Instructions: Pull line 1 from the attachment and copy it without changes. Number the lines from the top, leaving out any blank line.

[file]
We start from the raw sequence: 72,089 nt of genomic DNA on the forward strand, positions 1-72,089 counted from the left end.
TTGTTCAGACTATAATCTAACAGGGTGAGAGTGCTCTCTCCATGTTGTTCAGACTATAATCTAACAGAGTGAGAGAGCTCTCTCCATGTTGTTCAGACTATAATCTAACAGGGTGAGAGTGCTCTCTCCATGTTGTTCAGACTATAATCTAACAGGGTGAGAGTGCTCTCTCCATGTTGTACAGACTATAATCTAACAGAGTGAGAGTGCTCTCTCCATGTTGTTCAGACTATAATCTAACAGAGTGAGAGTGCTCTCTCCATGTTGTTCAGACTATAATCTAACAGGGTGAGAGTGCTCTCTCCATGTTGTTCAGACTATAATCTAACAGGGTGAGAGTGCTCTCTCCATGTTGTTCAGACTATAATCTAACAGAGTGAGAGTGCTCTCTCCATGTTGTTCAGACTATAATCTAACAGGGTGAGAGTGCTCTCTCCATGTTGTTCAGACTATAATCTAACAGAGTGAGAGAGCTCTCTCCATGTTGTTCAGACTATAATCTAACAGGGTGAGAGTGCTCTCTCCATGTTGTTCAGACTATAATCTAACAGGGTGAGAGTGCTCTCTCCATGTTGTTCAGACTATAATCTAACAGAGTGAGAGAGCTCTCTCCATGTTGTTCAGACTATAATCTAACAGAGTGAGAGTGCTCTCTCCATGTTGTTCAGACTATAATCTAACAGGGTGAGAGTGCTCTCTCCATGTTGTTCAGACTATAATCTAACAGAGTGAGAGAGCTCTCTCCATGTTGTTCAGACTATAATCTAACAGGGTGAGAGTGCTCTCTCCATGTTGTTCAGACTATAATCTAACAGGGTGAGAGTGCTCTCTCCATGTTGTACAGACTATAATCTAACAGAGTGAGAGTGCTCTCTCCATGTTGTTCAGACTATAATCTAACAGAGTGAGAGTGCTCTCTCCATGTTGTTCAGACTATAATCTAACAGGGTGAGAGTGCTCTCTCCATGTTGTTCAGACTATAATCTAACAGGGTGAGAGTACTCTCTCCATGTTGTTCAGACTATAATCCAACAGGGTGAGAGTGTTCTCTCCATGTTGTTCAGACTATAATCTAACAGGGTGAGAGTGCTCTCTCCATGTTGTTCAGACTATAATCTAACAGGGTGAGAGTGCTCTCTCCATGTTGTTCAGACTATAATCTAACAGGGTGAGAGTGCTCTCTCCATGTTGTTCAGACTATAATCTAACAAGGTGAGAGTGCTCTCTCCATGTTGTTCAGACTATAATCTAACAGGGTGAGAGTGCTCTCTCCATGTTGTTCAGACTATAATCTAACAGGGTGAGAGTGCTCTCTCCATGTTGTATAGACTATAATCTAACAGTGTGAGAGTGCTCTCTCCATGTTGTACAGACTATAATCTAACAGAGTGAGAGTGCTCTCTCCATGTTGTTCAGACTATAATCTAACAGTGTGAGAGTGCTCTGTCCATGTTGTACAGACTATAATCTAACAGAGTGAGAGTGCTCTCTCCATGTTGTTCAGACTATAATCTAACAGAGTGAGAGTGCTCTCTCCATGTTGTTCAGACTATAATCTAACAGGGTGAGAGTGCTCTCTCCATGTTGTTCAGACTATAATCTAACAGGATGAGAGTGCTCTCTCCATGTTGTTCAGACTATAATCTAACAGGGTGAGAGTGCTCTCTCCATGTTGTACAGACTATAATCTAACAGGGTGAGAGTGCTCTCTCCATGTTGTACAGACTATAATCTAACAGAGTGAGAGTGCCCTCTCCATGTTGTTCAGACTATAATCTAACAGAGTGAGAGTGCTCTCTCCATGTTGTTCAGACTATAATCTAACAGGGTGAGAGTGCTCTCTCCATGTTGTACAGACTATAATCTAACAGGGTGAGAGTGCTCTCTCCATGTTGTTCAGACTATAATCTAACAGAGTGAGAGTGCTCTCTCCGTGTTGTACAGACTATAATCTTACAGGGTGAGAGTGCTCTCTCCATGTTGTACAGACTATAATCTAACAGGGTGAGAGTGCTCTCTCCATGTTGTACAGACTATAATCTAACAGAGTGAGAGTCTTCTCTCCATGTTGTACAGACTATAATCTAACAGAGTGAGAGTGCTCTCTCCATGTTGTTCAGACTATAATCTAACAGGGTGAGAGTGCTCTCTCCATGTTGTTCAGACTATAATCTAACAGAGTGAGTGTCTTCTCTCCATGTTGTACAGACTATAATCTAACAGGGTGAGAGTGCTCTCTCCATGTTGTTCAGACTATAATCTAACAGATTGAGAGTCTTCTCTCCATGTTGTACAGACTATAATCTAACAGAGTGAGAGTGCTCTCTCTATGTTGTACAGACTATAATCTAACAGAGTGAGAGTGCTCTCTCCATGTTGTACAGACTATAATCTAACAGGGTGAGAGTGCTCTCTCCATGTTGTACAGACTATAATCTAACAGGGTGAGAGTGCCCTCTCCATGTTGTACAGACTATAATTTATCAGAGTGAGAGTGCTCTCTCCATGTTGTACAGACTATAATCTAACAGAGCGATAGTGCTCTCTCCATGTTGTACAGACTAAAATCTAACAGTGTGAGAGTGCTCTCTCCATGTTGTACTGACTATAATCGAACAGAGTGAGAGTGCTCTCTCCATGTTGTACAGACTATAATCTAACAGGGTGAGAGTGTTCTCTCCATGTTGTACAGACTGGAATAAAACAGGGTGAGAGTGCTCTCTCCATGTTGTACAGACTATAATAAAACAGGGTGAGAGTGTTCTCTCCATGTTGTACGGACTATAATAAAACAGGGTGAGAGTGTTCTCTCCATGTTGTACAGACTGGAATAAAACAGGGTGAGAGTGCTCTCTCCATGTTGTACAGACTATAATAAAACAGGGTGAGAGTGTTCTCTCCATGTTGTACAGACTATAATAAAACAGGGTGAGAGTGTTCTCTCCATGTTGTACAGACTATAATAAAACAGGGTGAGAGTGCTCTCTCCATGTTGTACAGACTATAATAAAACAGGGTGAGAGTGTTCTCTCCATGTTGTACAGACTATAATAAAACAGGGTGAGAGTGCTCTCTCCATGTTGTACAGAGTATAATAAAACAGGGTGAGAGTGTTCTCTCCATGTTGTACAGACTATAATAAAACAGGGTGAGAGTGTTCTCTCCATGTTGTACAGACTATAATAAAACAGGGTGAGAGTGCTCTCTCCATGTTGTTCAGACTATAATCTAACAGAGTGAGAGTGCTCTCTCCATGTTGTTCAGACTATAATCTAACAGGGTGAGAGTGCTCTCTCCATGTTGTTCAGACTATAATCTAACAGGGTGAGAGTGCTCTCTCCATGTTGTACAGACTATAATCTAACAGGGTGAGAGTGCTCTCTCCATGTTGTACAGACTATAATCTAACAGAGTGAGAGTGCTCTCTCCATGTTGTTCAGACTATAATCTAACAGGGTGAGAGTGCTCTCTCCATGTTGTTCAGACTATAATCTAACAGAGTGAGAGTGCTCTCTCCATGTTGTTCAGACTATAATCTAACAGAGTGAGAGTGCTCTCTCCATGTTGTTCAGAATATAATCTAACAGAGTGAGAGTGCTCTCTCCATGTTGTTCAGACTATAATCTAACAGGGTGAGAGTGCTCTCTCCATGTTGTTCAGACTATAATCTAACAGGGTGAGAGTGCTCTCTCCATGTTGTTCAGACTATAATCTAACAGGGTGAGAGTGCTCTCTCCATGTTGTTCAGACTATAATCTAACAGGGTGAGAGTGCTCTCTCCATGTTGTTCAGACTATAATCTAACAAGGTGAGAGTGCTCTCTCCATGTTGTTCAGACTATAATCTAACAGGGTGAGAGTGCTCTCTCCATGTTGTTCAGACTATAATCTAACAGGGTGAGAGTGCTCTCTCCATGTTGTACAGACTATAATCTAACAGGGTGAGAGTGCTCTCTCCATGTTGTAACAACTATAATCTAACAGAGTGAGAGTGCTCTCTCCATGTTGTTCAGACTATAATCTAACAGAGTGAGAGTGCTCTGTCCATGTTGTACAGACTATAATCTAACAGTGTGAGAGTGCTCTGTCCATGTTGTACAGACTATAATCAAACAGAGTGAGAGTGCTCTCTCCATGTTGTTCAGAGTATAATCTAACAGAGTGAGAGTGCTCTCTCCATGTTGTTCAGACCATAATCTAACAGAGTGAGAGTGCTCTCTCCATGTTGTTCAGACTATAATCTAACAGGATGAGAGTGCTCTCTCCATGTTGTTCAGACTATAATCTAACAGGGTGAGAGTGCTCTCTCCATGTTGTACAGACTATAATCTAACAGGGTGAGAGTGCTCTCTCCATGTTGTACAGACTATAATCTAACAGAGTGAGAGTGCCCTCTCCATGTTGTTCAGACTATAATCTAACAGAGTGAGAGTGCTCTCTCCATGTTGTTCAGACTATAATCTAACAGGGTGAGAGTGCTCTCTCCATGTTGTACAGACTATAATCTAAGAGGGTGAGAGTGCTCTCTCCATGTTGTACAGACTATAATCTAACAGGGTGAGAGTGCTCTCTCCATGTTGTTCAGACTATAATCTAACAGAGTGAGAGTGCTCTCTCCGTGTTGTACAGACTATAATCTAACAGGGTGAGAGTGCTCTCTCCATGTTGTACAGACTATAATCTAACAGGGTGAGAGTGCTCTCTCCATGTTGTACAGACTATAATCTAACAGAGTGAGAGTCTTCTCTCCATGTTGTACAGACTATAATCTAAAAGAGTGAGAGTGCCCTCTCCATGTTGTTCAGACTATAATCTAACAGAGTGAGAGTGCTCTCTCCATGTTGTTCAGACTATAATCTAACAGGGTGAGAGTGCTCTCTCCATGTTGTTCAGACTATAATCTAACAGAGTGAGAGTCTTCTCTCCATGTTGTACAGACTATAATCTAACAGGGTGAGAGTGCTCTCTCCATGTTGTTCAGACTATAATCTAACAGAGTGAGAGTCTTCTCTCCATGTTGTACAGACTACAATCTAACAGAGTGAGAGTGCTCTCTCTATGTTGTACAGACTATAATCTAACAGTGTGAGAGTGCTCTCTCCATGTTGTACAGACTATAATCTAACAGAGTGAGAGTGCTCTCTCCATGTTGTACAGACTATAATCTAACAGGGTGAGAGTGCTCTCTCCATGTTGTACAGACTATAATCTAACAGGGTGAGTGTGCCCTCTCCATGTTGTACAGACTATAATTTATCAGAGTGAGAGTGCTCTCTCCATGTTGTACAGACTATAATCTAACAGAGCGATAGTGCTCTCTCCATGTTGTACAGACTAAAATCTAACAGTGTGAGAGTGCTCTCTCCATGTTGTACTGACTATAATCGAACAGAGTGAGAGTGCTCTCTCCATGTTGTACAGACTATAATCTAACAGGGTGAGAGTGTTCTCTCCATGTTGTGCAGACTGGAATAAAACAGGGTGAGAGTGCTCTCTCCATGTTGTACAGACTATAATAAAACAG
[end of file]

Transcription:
We start from the raw sequence: 72,089 nt of genomic DNA on the forward strand, positions 1-72,089 counted from the left end.